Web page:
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Catch-22 Crisis: The Toxic Trace – Part 3 of 5

This article follows on from Part 2: The Grand Plan

When movies like Catch-22 start making sense on more than one levels, it’s time to wake up and take the antidote…

The theme of this episode is Toxicity…

Toxicity is pretty much everywhere these days, from ocean seafood to bank assets. Yeah, we thought we’d had our hands full with pollution, and then the financial crisis hit, and we got to experience the new stinky items of the day: toxic banks and toxic assets.

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That was back in 2008, when the world almost collapsed. It didn’t, and we came back from the brink, saved at the nick of time by the controversial bailouts exercised by the US government and the gradual recapitalization of banks and the US economy at large, which prevented the world economy from a domino effect.

Only we didn’t come back, not all the way. The money loaned to the banks was not loaned out to individuals and small businesses in turn i.e. the favor didn’t trickle down, as it was supposed to, at least not to the extent the agreements had stipulated. Instead, institutions too big to fail – saved so that the rest of the world wouldn’t go down with them, at the price of making them even bigger – kept the money for themselves to rebalance their sheets, at the expense of the individual investor and taxpayer who, ironically enough, was given a handkerchief instead of a parachute.

Then came the European sovereign debt crisis, and with it the toxic nations. First Greece, followed by Ireland and Portugal, all of them riddled with unmanageable debt and growing deficits that had to be dealt with ASAP to prevent their toxicity from spreading to bigger and more important players, such as Spain and Italy, even France. The leaders of Europe came together to find lasting solutions to the crisis and reverse the damage, restoring health to the economy and its people.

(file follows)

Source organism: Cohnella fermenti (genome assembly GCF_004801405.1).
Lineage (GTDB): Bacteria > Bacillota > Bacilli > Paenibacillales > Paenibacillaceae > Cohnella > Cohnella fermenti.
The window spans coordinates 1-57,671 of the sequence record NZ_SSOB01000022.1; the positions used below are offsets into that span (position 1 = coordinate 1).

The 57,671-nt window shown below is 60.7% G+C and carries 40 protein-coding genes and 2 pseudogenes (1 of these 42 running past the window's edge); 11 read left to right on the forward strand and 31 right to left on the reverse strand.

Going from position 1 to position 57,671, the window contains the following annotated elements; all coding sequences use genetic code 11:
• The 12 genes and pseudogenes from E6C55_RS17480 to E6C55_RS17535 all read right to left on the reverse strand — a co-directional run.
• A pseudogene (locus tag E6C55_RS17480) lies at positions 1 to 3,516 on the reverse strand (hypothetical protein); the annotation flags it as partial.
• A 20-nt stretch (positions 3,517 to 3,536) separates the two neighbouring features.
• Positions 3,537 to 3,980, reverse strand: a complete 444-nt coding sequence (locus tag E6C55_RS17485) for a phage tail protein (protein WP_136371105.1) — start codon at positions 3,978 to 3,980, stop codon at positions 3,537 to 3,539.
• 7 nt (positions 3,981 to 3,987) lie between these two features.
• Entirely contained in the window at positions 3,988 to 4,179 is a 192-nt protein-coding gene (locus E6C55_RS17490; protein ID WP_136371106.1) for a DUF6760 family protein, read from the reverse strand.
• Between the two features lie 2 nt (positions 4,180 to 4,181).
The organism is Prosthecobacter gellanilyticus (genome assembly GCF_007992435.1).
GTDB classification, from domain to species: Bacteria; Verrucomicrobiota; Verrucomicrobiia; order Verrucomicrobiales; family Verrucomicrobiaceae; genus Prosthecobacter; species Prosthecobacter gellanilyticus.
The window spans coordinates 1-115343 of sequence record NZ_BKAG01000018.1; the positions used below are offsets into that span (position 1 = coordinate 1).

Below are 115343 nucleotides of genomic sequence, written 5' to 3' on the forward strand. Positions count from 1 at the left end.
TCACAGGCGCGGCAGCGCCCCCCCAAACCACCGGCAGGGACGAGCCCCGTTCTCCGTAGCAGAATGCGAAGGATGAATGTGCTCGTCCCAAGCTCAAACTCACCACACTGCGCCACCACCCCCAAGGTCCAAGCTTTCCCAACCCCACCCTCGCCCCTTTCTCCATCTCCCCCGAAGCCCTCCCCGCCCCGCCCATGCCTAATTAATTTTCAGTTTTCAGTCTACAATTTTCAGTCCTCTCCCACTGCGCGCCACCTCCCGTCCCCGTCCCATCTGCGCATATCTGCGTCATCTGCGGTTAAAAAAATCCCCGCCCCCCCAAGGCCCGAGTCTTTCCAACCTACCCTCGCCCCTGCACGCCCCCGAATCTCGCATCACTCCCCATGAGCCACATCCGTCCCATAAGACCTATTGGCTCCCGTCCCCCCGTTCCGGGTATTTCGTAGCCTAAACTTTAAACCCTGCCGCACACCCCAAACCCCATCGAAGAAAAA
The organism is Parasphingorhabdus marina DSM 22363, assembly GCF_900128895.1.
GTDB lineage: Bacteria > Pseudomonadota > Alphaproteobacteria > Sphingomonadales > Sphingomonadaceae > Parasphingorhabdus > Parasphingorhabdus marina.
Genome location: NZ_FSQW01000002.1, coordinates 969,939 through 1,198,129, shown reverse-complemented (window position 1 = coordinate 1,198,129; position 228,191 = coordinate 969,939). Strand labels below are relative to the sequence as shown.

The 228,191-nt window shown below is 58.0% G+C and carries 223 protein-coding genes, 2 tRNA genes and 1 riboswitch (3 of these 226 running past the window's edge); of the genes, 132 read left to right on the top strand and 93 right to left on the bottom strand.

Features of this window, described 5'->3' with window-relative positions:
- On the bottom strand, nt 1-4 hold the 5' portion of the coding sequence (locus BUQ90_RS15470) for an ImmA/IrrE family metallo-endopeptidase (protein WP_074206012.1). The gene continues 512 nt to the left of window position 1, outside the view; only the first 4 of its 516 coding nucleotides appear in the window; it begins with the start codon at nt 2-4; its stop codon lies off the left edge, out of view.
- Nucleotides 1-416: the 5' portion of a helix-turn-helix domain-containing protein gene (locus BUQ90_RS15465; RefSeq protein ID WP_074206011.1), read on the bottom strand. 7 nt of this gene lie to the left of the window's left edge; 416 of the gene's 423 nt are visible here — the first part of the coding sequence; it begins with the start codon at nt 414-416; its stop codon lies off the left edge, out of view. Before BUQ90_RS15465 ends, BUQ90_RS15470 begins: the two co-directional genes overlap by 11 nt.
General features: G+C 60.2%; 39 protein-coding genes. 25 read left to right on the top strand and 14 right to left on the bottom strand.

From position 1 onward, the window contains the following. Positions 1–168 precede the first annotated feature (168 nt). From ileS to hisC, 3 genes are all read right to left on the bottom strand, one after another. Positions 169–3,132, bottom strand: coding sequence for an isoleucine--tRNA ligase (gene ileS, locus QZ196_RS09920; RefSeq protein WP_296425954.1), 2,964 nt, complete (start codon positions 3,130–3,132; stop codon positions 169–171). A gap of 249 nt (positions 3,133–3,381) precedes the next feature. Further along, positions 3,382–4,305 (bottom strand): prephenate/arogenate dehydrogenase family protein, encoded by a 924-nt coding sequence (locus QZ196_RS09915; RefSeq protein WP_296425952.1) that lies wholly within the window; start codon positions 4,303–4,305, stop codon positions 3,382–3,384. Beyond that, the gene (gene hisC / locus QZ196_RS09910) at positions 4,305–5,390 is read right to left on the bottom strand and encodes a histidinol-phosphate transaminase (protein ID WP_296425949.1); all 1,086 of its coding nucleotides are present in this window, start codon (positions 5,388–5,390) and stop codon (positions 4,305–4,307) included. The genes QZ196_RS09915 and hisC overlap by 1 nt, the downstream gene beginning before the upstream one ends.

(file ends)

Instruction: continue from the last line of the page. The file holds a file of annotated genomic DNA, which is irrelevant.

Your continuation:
So far, not so good. Differences between key players prevent any form of decisive action from taking place, and the markets are reeling as a result, waiting for action, and so are investors. So are citizens around Europe, and the world in general. Failure to deal with the problem is liable spread to adjacent countries and economies, affecting everyone. This is a disorder that moves like wildfire, and which everyone wants extinguished.

Ideas how to do this have been floated. In theory, contamination will be prevented if bad debt is isolated from the rest of the world with firewalls, then backed and reinforced with rescue funds that prevent the need for a rescue in the first place. See, with a safety net in place and the risk of total default averted, investors won’t flee from the area and economic stability will return. That done, with debt contained and sealed, and balance somewhat restored, attention can shift to fixing the entire financial bedrock. World leaders, economics experts, and big corporations will have breathing space, the time and resources to find a way to deal with the underlying problems by eliminating bad practices rather than selling them to the next highest bidder. (Recycling toxicity can only bring further toxicity, which is hardly what trade and enterprise are about.)

Here’s how the toxic trace is kept in our system. You be the judge whether this is satire or reality…

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